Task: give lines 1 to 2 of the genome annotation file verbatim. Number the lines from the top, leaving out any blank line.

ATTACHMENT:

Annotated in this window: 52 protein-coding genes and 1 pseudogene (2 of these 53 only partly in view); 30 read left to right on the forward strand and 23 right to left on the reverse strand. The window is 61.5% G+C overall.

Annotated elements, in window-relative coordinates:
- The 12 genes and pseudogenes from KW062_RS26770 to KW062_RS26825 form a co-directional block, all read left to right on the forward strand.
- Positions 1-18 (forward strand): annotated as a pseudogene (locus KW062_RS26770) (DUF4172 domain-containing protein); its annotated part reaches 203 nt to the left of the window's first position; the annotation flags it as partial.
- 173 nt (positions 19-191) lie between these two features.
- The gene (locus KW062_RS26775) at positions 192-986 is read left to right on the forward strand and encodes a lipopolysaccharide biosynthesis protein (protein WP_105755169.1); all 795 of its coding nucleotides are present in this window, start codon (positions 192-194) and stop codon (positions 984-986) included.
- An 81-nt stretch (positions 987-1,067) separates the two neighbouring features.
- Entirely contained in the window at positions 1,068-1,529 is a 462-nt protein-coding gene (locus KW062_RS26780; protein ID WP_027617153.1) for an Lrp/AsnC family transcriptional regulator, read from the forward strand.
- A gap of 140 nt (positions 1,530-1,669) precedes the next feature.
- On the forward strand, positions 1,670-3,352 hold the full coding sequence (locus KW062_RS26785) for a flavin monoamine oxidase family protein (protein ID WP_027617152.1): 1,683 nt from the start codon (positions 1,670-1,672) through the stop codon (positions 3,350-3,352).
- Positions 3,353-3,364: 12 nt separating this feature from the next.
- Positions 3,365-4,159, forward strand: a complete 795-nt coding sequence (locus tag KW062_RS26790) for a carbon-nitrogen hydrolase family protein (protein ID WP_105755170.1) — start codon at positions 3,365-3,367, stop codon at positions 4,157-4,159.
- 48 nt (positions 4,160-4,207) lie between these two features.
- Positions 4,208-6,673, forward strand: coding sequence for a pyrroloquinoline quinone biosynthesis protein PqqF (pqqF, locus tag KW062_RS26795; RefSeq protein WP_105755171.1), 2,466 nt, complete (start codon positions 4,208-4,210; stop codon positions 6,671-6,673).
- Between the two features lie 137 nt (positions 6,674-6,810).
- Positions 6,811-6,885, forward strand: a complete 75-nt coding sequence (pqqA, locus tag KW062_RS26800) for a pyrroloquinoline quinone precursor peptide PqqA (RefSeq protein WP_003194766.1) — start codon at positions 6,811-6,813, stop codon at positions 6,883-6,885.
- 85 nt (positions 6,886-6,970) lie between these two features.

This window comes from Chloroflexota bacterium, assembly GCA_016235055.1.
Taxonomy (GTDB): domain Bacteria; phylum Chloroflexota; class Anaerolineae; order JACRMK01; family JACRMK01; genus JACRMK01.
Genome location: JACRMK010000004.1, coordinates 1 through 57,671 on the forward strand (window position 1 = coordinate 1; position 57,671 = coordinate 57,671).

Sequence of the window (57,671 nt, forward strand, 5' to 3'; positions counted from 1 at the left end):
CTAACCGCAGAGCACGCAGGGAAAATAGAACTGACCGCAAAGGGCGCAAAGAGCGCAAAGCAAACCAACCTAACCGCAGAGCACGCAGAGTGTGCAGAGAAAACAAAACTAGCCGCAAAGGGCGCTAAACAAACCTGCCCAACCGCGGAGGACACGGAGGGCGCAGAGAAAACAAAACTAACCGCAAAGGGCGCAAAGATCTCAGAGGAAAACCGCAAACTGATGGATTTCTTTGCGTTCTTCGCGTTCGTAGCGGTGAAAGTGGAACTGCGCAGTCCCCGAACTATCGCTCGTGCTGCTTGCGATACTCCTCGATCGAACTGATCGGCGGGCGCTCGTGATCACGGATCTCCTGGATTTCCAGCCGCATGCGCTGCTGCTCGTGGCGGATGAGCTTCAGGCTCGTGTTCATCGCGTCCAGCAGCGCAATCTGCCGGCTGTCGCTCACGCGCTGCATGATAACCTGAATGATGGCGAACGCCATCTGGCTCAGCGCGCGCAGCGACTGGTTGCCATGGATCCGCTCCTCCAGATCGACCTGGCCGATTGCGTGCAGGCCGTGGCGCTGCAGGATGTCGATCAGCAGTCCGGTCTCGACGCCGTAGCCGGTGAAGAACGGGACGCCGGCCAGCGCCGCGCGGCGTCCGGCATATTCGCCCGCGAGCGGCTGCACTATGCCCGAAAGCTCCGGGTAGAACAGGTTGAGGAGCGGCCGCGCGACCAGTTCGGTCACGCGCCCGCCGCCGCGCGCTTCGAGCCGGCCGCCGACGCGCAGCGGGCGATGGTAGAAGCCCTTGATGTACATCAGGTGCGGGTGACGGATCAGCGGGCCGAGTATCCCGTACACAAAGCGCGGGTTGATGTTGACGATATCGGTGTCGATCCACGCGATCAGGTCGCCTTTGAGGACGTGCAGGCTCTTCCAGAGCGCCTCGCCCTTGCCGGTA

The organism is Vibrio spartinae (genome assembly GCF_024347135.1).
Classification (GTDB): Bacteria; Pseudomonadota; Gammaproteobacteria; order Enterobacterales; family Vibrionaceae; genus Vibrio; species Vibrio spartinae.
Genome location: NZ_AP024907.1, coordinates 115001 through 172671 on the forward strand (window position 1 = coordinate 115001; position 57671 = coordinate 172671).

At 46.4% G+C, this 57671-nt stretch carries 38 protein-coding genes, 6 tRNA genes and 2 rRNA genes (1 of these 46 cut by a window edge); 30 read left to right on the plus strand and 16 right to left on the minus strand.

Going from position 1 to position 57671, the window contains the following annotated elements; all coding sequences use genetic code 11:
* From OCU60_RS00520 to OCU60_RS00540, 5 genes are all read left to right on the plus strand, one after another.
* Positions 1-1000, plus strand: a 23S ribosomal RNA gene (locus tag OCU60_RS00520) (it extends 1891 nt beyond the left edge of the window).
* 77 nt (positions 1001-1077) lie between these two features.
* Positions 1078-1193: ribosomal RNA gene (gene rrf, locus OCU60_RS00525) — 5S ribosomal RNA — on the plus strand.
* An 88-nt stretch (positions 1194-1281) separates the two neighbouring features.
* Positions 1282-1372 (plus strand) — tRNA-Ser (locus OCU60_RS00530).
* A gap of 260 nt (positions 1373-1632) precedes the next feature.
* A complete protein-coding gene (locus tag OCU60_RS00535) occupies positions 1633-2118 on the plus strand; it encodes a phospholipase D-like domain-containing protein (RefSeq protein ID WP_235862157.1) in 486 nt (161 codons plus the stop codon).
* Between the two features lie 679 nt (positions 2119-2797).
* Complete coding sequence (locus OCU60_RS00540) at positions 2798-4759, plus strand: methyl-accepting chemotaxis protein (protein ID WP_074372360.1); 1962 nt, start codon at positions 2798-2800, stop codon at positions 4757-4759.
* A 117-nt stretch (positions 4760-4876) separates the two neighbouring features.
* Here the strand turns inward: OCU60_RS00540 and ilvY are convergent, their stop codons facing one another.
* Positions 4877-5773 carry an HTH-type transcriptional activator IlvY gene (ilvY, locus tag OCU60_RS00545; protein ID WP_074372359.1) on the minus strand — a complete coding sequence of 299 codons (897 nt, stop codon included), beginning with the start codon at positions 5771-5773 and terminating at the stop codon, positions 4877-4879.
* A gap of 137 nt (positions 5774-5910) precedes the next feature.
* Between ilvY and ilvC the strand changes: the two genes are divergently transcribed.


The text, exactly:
Annotated in this window: 52 protein-coding genes and 1 pseudogene (2 of these 53 only partly in view); 30 read left to right on the forward strand and 23 right to left on the reverse strand. The window is 61.5% G+C overall.

Annotated elements, in window-relative coordinates: